When I originally completed my transition concept, I sent a copy to every member of parliament both Federal and State, and received a great deal of interest and lots of encouragement. But the Minister for Education at the time dismissed my concept by telling me that young people could get all the information they needed from a government website. Less than a year later the Federal Government released their own Transition concept, albeit a dramatically watered down version, containing many of my original suggestions.

So my offer to the Federal Government, (irrespective of date or party) is this.... once you're done with your paltry dalliances, and your ideological slants, and come to terms with the realisation that our current levels of youth unemployment dictate the need for a complete rethink about how we engage and utilise our greatest resource, I'm happy to take your call. What we as parents, carers, educators and voters need to decide is whether we want the transition of our young to consist of yet another short-term, subcontracted training program followed by a low paid work placement with sketchy boundaries (irrespective of what they call it), or do we want a genuinely national curriculum based approach, using a recognised, accessible, regulated and funded training institution that was originally established for this exact purpose (TAFE), whereby our young are prepared for work and life using an intensive but carefully structured program concept, and led by trained, qualified professional who are all reading off the same deliver our young a nationally recognised accreditation that stamps them as having a comprehensive understanding of self management, and of what constitutes a working life.

And to those of you who've read this far, if you like you can keep on reading and get an overview of my original proposal, or you can click on The Concept, and download a copy. The basis of the programs originates from a Post Secondary Transitional concept (Program for Transition to work, training or study) I created two years ago.

Post Secondary Transitional Concept - An Alternate Strategy

Structured programs for young people between the ages of 16 and 24 transitioning between secondary school and work or further study, including those who may be experiencing unemployment, disengagement or underemployment, or just struggling to find their way. .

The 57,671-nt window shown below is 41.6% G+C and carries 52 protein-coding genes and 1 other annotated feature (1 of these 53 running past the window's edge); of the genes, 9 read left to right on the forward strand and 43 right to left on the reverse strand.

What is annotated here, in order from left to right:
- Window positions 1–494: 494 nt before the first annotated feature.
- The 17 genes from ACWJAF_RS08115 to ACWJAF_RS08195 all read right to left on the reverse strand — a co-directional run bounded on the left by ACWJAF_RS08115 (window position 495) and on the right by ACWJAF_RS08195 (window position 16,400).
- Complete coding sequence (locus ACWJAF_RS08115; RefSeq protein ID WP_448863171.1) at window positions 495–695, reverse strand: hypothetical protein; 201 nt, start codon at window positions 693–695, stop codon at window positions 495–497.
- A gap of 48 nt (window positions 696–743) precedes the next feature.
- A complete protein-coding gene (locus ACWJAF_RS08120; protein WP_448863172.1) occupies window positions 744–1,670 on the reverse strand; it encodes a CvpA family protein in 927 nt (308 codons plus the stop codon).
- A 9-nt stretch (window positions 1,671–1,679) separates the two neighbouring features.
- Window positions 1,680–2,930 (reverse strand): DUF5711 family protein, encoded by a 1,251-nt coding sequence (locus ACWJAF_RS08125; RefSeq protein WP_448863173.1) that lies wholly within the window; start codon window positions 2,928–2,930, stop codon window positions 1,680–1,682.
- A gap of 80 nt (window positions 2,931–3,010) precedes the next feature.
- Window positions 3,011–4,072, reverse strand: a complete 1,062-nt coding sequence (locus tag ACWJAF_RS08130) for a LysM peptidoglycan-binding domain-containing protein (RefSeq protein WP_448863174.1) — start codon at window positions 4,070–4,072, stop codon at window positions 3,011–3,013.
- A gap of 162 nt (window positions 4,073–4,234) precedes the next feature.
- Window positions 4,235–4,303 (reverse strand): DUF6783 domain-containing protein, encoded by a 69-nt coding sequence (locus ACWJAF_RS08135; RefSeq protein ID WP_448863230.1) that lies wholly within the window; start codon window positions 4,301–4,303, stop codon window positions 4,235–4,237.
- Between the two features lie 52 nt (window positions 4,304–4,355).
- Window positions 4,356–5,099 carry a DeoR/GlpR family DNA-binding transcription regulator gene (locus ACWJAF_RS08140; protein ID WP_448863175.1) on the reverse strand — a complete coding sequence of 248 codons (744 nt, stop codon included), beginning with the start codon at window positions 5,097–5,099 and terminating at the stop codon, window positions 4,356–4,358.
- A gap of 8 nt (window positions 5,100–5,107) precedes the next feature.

Using the core components of original Syllabus Outline (see heading), I designed a program that caters for young people with a range of needs, including target groups consisting of: early school leavers, disengaged young people and jobactive referrals. The program is designed to be delivered from TAFE as a Certificate III. It will run for 10 weeks, five days a week and approximately five hours per day. The rationale behind such a structure is that we want the program to help young people establish or re-establish a sense of routine and commitment, and the daily discipline that comes from having a regular schedule; a schedule that will also assist in promoting behavioural change. The consistency of the routine also promotes a sense of commitment and belonging, highlights and betters the need for the young person to improve their ability to self manage, promotes the concept of self improvement, and constantly reaffirms that they are working towards a tangible and achievable outcome. As explained, the program is designed to be delivered from TAFE, though it may be possible to deliver it from elsewhere, dependant on the availability and suitability of an alternate venue.

The following video presentations form the basis for my intentionally intensive approach to youth unemployment and disengagement. The first video addresses many of the facts surrounding the issue of youth unemployment and disengagement in Australia, while the second outlines my alternate approach to tackling the issue. In this instance the aim was to engage those young people who have completed their secondary education without moving into work or study in the months following. The objective was to deliver the program using a Post Secondary Transitional Concept delivered from TAFE campuses across the country, with participants completing a Certificate III in Transitional Education, including a subsidised post program placement in work, study or volunteerism.

Part One explains the facts about Youth Unemployment and Disengagement in Australia.

Part Two offers an alternate strategy for managing our young unemployed and disengaged.


Copyright 2008 Dennis Bills.